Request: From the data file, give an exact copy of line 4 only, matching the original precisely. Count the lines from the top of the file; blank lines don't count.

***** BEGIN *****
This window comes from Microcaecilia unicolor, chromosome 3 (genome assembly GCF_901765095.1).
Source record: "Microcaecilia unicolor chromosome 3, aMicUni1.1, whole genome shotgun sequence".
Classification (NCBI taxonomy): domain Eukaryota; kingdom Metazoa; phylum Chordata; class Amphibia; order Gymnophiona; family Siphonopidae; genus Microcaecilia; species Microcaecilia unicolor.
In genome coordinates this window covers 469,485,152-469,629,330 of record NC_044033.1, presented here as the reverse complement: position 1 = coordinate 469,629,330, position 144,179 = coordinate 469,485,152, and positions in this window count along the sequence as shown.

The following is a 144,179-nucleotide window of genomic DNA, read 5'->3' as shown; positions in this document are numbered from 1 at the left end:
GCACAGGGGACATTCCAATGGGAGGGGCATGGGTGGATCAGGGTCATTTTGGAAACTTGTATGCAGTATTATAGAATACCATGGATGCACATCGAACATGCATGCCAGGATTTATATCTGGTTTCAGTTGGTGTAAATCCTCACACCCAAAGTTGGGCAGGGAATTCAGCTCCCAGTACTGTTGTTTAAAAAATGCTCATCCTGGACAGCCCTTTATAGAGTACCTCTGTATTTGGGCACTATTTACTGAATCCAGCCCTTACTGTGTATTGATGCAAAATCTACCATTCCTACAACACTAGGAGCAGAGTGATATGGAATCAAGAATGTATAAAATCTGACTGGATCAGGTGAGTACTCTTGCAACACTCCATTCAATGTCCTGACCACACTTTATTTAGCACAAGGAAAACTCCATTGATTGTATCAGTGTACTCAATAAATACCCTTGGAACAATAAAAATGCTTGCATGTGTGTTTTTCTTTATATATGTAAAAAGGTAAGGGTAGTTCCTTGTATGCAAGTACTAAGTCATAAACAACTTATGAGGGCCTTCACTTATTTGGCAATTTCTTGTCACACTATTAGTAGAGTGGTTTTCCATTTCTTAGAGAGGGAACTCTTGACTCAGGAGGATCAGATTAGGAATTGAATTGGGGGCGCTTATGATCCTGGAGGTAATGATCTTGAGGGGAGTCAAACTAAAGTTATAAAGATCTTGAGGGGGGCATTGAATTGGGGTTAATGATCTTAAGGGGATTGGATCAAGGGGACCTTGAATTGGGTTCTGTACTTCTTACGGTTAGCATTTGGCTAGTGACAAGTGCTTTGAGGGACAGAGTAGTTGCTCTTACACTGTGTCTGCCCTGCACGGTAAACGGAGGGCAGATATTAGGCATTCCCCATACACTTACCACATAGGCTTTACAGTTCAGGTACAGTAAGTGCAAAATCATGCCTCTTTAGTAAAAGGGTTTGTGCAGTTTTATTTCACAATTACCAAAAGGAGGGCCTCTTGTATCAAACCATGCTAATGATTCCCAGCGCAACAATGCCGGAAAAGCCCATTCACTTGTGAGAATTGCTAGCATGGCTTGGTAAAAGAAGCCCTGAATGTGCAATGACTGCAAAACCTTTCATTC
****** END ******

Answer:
In genome coordinates this window covers 469,485,152-469,629,330 of record NC_044033.1, presented here as the reverse complement: position 1 = coordinate 469,629,330, position 144,179 = coordinate 469,485,152, and positions in this window count along the sequence as shown.